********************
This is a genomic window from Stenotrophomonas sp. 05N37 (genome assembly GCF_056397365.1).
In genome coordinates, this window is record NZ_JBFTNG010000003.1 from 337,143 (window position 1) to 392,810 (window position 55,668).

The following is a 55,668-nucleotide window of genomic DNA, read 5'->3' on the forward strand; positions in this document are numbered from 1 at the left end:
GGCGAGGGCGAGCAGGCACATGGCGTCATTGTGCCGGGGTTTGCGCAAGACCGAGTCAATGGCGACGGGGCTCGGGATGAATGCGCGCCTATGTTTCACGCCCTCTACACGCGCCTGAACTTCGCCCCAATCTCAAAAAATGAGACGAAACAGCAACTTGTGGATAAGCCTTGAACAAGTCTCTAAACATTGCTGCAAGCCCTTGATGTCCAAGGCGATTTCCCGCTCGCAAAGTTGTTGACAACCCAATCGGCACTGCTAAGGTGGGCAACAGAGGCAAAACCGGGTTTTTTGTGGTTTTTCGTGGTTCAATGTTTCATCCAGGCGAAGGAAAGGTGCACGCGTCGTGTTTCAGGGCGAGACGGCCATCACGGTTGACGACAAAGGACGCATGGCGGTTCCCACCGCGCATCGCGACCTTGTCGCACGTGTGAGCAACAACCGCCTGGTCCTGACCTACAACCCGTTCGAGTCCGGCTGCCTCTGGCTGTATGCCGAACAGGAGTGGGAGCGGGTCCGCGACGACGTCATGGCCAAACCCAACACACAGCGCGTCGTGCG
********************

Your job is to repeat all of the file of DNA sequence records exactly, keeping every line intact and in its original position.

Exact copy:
This is a genomic window from Stenotrophomonas sp. 05N37 (genome assembly GCF_056397365.1).
In genome coordinates, this window is record NZ_JBFTNG010000003.1 from 337,143 (window position 1) to 392,810 (window position 55,668).

The following is a 55,668-nucleotide window of genomic DNA, read 5'->3' on the forward strand; positions in this document are numbered from 1 at the left end:
GGCGAGGGCGAGCAGGCACATGGCGTCATTGTGCCGGGGTTTGCGCAAGACCGAGTCAATGGCGACGGGGCTCGGGATGAATGCGCGCCTATGTTTCACGCCCTCTACACGCGCCTGAACTTCGCCCCAATCTCAAAAAATGAGACGAAACAGCAACTTGTGGATAAGCCTTGAACAAGTCTCTAAACATTGCTGCAAGCCCTTGATGTCCAAGGCGATTTCCCGCTCGCAAAGTTGTTGACAACCCAATCGGCACTGCTAAGGTGGGCAACAGAGGCAAAACCGGGTTTTTTGTGGTTTTTCGTGGTTCAATGTTTCATCCAGGCGAAGGAAAGGTGCACGCGTCGTGTTTCAGGGCGAGACGGCCATCACGGTTGACGACAAAGGACGCATGGCGGTTCCCACCGCGCATCGCGACCTTGTCGCACGTGTGAGCAACAACCGCCTGGTCCTGACCTACAACCCGTTCGAGTCCGGCTGCCTCTGGCTGTATGCCGAACAGGAGTGGGAGCGGGTCCGCGACGACGTCATGGCCAAACCCAACACACAGCGCGTCGTGCG